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The Supreme Court of India has been serving as the nation’s anchor and compass amidst troubled waters

By Siddhartha Tripathy

As the highest judicial body of the land, the Supreme Court of India is the prime custodian of the Constitution, the ultimate defender of constitutional rights and the final arbiter of internal disputes. At a time when the nation is in a state of flux, dealing with some of the most challenging circumstances it has ever faced, the apex court has shown on many occasions why it is – and why it always should be – the most powerful public institution of the country.

Two of the most recent such occasions happen to be among the most significant ones.

One was on the burning issue of farmers’ protest against the three new agriculture reform laws that were passed in the Parliament in the latter half of September this year. While the Narendra Modi government said the new laws would empower the farmers with multiple marketing channels and make it easy for them to sell their produce directly to big buyers, farmer unions and the opposition parties backing them deemed these reforms to be “anti-farmer laws” that will make growers vulnerable to exploitation by corporate entities and hurt their earnings.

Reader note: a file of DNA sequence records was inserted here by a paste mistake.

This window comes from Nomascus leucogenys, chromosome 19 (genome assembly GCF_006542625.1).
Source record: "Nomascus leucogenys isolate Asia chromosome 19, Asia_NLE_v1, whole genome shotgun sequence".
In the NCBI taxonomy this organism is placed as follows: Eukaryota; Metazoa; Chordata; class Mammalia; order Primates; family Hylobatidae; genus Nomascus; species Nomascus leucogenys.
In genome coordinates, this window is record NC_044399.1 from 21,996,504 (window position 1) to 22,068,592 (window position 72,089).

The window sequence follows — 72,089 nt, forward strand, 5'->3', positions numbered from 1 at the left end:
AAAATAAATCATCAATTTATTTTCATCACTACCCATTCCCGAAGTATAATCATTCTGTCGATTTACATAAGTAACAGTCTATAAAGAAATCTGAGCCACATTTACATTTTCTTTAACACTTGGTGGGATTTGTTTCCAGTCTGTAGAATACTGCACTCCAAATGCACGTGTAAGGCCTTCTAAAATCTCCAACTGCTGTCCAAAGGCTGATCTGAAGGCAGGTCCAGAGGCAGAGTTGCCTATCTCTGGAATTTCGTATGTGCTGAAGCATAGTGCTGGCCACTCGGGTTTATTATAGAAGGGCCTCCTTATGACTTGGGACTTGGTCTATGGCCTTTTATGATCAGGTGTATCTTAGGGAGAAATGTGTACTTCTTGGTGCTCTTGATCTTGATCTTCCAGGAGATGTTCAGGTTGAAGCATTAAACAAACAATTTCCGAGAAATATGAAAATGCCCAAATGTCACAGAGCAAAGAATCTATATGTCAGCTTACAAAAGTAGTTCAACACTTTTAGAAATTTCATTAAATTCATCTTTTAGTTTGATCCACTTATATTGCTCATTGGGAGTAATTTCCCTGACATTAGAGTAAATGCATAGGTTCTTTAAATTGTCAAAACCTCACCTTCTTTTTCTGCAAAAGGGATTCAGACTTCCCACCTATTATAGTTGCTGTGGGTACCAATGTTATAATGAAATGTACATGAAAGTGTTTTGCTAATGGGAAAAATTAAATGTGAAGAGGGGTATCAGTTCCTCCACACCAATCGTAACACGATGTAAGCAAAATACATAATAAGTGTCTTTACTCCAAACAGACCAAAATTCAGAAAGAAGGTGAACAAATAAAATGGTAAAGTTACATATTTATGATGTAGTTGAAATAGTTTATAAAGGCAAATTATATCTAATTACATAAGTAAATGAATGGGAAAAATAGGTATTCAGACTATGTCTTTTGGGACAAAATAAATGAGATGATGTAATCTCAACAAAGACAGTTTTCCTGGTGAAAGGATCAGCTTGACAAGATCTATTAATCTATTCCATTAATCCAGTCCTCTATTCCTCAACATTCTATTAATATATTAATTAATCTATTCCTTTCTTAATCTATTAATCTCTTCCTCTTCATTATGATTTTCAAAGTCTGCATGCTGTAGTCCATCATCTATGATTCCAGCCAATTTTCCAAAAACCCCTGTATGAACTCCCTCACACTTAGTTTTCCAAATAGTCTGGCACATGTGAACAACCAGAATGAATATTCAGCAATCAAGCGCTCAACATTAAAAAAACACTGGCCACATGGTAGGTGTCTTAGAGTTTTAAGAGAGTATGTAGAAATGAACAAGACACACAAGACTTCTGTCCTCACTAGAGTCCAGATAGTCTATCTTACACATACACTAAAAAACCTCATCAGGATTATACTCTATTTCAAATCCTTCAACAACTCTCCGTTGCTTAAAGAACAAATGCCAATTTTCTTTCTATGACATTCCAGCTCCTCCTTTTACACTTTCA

The farmers’ agitation escalated over the past few months into mass marches towards Delhi, clashes with the police, death of a dozen-plus farmers, blockade of highways and railway lines and a nationwide bandh. The government even offered broad concessions earlier this month to placate them and end the protests, but they would have none of it. With the farmers not ready to settle for anything less than complete scrapping of the new laws and the Modi government standing firm against doing so, both sides have been locked in an impasse that has split public opinion and made global headlines.


When the national and international media reported on the issue in a manner that was largely in keeping with their respective leanings, the Supreme Court of India stepped in at the right time to put things in perspective.

While hearing a set of petitions seeking removal of protesters along the Delhi border on grounds that they inconvenienced the public and impeded their access to emergency services in the national capital, the apex court ruled that the farmers had the right to hold protests as long as they were peaceful, did not endanger life and property, and did not restrict citizens’ right to movement.

A three-judge bench headed by Chief Justice of India S. A. Bobde stated that the protestors could not block a city in the manner they have – by blocking roads and border points – and the farmer unions concerned would be issued notices for their action. But at the same time the bench advised the Centre to put the implementation of the farm laws on hold and also proposed setting up an independent and impartial committee that could hear out both the farmers and the Centre in detail and then work towards ending the deadlock between them.

At this writing, the impasse seems far from over. The Modi government still sees the farmers’ protest as a political movement as it continues to accuse Opposition parties of misleading the farmers over the new laws. On the other side, the farmers have their misgivings about the new laws even as they fervently claim that their protests are not affiliated to any political party.